He delivered these papers to John, at his chambers, and was asked by him to join their party the same evening to Astley’s. They were going to take the two eldest boys to Astley’s.
from Emma, by Jane Austen, Chapter 54.
Long-faded in popular memory, “Astley’s” in its day occupied a huge space in the public imagination, among Londoners in particular. Combining for the first time the then-disparate entertainments of trick-riding, acrobatics, clowns and pantomime, it was the world’s first modern circus. Mentioned in the popular fiction of Dickens, Austen and Thackeray among others, it was oft-lampooned in the pages of Punch. But Dickens himself loved the place. It was based just south of Westminster Bridge in part of the site of today’s St Thomas’ Hospital. Astley’s Amphitheatre, as it was most commonly known, existed under various names and proprietors from the 1770s until 1893, nearly 80 years after the death of its founder, the remarkable Philip Astley (1742 – 1814).
Philip Astley was an amazing character. The son of a cabinet maker from Newcastle under Lyme, he became a master of horsemanship and swordcraft in the 15th Light Dragoons, rising through the ranks to sergeant-major. He saw plenty of action during the Seven Years War, distinguishing himself by capturing an enemy standard. But his métier was horsemanship and he completed his service breaking and training horses. Such was his esteem, on discharge in 1766 he was given a white charger called Gibraltar by General Elliot.
Six feet tall with a hot temper and a booming voice, Astley was a man who stood out in a crowd. But for all his bluff outward appearances, Astley was a shrewd operator and businessman: he did his homework, what we would call market research. Visiting London’s leading theatres, he noticed that audiences loved the supplementary entertainments: jugglers, clowns, acrobats. At the same time, dramatic theatre in the age of David Garrick (1717 – 79) was taking itself more seriously, and these novelty acts were increasingly being dropped from the bill. Astley identified an opportunity to make these acts the focus of the entertainment combined with highly popular equestrian troupe performances which typically took place in parks or fields outside the city centre. Setting up shop with an open air stage on land south of Westminster Bridge, he met with immediate and resounding success.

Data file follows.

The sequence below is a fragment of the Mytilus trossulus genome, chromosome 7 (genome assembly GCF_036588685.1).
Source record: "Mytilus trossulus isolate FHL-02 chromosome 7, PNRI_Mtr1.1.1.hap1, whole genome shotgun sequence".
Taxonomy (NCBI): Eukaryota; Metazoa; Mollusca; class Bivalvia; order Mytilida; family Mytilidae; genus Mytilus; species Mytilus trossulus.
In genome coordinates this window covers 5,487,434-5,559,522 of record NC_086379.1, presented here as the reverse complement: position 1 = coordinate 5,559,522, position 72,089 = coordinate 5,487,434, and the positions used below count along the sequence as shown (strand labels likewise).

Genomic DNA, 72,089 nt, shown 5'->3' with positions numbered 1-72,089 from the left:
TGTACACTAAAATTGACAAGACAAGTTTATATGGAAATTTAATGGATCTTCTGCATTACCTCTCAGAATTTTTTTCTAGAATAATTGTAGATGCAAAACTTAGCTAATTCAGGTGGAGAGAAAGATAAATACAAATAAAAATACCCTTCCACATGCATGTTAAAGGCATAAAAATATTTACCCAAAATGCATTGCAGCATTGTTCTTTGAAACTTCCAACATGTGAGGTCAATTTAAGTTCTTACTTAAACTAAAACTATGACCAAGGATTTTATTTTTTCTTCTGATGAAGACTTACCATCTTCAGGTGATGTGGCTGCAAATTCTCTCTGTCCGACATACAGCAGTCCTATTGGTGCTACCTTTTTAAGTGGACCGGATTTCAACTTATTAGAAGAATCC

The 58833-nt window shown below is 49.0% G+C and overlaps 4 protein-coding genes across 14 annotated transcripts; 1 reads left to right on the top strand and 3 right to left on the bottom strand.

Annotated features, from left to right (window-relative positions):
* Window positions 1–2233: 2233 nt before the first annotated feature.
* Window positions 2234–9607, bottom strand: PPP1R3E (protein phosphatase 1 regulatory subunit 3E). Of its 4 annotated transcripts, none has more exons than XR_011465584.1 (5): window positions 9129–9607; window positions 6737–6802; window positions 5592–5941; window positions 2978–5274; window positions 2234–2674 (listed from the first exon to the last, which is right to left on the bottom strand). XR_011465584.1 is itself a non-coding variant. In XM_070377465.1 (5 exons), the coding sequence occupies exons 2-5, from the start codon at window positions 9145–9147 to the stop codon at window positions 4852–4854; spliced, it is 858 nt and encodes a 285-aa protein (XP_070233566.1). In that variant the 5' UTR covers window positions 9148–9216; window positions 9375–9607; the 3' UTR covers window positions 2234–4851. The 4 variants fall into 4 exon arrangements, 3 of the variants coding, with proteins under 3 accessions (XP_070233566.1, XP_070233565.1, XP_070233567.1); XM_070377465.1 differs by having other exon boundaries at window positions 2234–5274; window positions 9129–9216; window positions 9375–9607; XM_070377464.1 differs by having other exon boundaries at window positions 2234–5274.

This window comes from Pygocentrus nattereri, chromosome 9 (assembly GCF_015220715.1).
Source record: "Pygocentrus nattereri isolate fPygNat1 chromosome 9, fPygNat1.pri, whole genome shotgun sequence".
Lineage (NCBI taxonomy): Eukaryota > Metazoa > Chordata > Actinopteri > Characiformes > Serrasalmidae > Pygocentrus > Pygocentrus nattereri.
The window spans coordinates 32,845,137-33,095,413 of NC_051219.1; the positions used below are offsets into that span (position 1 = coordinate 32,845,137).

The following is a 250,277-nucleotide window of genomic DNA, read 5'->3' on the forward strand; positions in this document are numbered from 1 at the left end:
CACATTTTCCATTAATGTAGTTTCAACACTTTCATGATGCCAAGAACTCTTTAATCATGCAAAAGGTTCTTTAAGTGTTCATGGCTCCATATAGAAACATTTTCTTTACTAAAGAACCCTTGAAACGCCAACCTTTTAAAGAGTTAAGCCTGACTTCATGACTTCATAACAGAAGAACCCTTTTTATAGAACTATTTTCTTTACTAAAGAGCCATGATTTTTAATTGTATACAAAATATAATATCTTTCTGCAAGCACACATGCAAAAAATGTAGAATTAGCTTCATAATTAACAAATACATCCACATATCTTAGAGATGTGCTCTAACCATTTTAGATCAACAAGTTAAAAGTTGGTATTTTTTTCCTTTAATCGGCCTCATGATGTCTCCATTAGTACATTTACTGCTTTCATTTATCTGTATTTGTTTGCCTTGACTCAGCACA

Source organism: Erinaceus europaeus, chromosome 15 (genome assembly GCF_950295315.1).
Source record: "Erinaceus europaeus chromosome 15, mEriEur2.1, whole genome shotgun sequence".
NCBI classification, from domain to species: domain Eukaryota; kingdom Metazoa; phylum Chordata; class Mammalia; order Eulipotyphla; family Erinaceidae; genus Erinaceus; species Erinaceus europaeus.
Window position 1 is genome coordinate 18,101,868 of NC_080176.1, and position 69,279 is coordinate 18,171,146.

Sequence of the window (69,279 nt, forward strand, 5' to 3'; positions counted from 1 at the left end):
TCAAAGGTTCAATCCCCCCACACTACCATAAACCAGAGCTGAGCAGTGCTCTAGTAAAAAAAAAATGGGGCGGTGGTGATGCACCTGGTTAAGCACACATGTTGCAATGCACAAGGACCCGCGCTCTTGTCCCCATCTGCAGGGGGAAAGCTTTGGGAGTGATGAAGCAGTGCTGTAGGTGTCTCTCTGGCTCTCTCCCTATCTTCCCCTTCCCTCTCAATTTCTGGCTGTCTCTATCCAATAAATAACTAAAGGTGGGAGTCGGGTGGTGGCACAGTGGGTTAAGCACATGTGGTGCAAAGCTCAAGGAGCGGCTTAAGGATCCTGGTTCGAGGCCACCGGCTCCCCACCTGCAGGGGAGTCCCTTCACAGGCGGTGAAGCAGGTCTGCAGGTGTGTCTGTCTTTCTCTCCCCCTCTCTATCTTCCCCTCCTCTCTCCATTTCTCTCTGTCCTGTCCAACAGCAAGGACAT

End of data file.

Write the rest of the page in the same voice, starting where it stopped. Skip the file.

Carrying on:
Rather than stop there, the energetic impressario almost immediately opened a similar show in Paris (the Manège Anglais, later the Amphithéâtre Anglais which was thereafter mostly run by his son John, also a highly-talented equestrian) and soon afterwards, in Dublin. And when the London season finished in the spring, he took his company on tour around Britain.
But Astley’s progress was not all plain sailing. Competition soon sprang up in the form of the “Royal Circus”, established by his protegé and now rival, Charles Hughes. Although successful for a while, Hughes and his partners lacked Astley’s business acumen and their operation struggled for years mired in debt and constant feuding, eventually disappearing altogether at the turn of the century. Astley’s second problem was the loss of his Paris operation after the revolution, something he bore patiently until it was restored after the Peace of Amiens in 1802. And third, the scourge of all theatres in an age of wood, canvas, spirits and flame-based illumination: fire. Astley’s Amphitheatre burned down in 1794 while Astley was away on active service with his old regiment (aged 51, what a trouper!), and again in 1803. Fortunately, his business had more than enough bottom to allow immediate rebuilds.
War and revolution notwithstanding, Astley spent much time in Paris, where he and the locals clearly appreciated one another. He died there in 1814 from stomach gout and was buried in the Père Lachaise cemetery. Son John continued the business until his own death from alcohol-related problems seven years later. Thereafter, Astley’s continued more or less successfully and popularly though almost the entire 19C under various managers and owners, notably Andrew Ducrow, Dion Boucicault, the Sanger brothers and William Batty. The building was demolished in 1893.
Hercules Road in Lambeth, where Astley had his mansion, is named after one of his popular acts, the human pyramid, or Force d’Hercule. In his time, he was celebrated in song and fêted by kings, queens, princes and people alike. Today, unlike the likes of PT Barnum and Billy Smart, this titan of popular entertainment is all but forgotten. One can only wonder what the Millennium Dome project would have become with Philip Astley in charge.
On our recent visit to Kensal Green Cemetery, one of the guides showed us this advertisement for circus performer Andrew Ducrow, whose tomb is in the cemetery. It shows Astley’s still going strong nearly 20 years after the death of its eponymous founding proprietor.
Of the sources listed below, the best is Circopedia, while AVictorian.com (a delightful discovery today) gives interesting contemporary reports.
Oxford Dictionary of National Biography
The London Encyclopaedia by Weinreb, Hibbert et al.
Brewer’s London Dictionary of Phrase and Fable by Russ Willey.